With the platforming gameplay as his immaculate headquarters, Mario has been able to leap out of those boundaries to reach new gaming landscapes. Fully aware that competing directly against the traditional juggernauts of genres on which he is a mere visitor – and not the main attraction – would be a major folly, Nintendo and their partners have taken measures to avoid eye-to-eye combats, and the results have been mostly successful.
By simplifying the mechanics of many genres and sprinkling the recipe with a whole lot of Mushroom Kingdom charm, Mario has starred on numerous family-friendly and highly engaging titles that involve little jumping and Goomba-squashing antics. Starting with Super Mario Kart, eventually extending all the way to RPGs with Square’s Legend of the Seven Stars, and going wild by exploring pretty much every major sport practiced around the planet, the plumber has, more often than not, garnered great critical reception and entertained millions of young and experienced gamers alike.
Although both the go-karting series and the Mario RPGs have nearly perfect track records in spite of their high volume of installments, the same does not apply to Mario sports games, which have sometimes fallen victim to rushed production, poor controls, and a wish to gain easy money that surpasses the desire to deliver a consistent product. In 2012’s Mario Tennis Open, the Nintendo 3DS has already been home to one of those hollow mixed bags, but two years later the system seems to be about to redeem itself with Mario Golf: World Tour.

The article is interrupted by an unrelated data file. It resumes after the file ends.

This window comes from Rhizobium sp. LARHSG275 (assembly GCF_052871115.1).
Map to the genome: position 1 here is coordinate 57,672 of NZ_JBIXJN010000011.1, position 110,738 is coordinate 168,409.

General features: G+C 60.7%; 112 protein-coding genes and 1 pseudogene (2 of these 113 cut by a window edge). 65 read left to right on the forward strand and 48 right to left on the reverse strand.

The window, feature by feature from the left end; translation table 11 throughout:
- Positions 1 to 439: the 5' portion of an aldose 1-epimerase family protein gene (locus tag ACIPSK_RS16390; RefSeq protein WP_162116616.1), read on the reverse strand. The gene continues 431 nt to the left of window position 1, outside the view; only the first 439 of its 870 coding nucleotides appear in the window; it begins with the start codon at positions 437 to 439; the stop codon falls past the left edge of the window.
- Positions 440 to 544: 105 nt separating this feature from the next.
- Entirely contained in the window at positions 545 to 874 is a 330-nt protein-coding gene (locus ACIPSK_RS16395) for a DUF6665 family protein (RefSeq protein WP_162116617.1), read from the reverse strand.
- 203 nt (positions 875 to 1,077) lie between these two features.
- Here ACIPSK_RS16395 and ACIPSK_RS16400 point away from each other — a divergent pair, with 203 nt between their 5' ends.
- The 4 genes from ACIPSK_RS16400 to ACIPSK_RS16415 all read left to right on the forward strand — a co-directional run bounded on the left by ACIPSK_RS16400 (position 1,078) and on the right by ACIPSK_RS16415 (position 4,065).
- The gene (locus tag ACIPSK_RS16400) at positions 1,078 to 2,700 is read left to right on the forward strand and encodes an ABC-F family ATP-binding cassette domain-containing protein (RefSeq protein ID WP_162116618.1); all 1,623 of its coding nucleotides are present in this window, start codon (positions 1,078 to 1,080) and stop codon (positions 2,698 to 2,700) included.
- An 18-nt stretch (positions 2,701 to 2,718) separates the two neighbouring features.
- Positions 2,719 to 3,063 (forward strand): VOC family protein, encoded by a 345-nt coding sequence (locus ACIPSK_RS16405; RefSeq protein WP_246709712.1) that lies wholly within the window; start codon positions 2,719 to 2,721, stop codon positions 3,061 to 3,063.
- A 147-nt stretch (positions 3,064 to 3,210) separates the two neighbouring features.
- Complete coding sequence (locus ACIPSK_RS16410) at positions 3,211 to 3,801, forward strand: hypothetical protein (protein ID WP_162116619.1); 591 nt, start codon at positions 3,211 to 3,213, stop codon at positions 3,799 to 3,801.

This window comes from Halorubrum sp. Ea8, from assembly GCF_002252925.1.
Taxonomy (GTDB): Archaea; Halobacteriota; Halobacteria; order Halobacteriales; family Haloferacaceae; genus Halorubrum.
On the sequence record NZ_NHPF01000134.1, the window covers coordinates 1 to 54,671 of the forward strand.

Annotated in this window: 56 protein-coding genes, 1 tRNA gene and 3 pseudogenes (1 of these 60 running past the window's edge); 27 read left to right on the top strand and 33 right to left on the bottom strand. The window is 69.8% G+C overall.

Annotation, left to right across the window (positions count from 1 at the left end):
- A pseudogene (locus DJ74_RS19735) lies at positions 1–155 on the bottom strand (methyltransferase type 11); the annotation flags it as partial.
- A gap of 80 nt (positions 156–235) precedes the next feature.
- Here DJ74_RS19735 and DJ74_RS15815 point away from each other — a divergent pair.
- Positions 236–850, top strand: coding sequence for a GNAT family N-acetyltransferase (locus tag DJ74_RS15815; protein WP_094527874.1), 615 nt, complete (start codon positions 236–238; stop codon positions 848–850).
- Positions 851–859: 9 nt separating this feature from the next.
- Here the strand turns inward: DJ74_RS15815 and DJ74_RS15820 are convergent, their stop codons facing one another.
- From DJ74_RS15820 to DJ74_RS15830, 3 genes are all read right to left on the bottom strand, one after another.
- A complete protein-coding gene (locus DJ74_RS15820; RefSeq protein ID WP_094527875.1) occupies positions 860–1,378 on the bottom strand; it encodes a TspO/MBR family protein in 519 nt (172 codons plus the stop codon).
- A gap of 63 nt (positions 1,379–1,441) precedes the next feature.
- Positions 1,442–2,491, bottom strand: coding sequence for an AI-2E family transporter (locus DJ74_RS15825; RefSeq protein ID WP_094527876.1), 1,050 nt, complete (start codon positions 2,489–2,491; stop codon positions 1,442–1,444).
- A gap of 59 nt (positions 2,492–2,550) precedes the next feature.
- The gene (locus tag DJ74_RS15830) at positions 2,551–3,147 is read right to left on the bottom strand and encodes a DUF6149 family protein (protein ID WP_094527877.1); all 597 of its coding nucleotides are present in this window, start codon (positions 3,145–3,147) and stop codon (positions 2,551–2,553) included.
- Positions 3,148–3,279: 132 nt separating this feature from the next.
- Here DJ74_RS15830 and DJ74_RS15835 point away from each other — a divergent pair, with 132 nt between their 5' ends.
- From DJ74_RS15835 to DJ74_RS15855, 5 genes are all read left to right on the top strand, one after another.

It would be no hyperbole to say that World Tour belongs to a somehow noble line of Mario sports games. After all, it was back in 1999 – on the Nintendo 64 days – with Camelot’s Mario Golf, that Nintendo opened up the floodgates to allow Mario to explore, simplify, and make more fun the experience of playing sports simulations. Though that pioneering award has, in the eyes of many, lost some of its nobility due to some uninspired pieces of software that such experiment birthed, the fact that it also catapulted gems like the original Mario Tennis or the hilariously brutal Mario Strikers makes it all worth it.
Besides, the Mario Golf branch of the Mario Sports tree has yet to house a game that sits below great. The original 1999 game featured tough courses and a deep, yet simple, gameplay schema that, despite the fact that it shows its age nowadays, was certainly a commendable achievement at the time. The Gamecube’s Toadstool Tour made ideal adjustments to that structure, introducing elements that would be borrowed by traditional golf games, and painted absolutely gorgeous scenarios by using the system’s magnificent hardware. And finally, Advance Tour came around in 2004 and blended the standard Mario Golf gameplay with RPG elements that took the game’s value and length to unsurmountable heights.
Mario Golf: World Tour arrives with all that legacy solidly laid, and even though it is the heir to arguably the best Mario Sports game of all, Toadstool Tour, it seems poised to make a run towards the top. It might sound like a extremely bold claim, but it is one that is backed up by one simple word: time.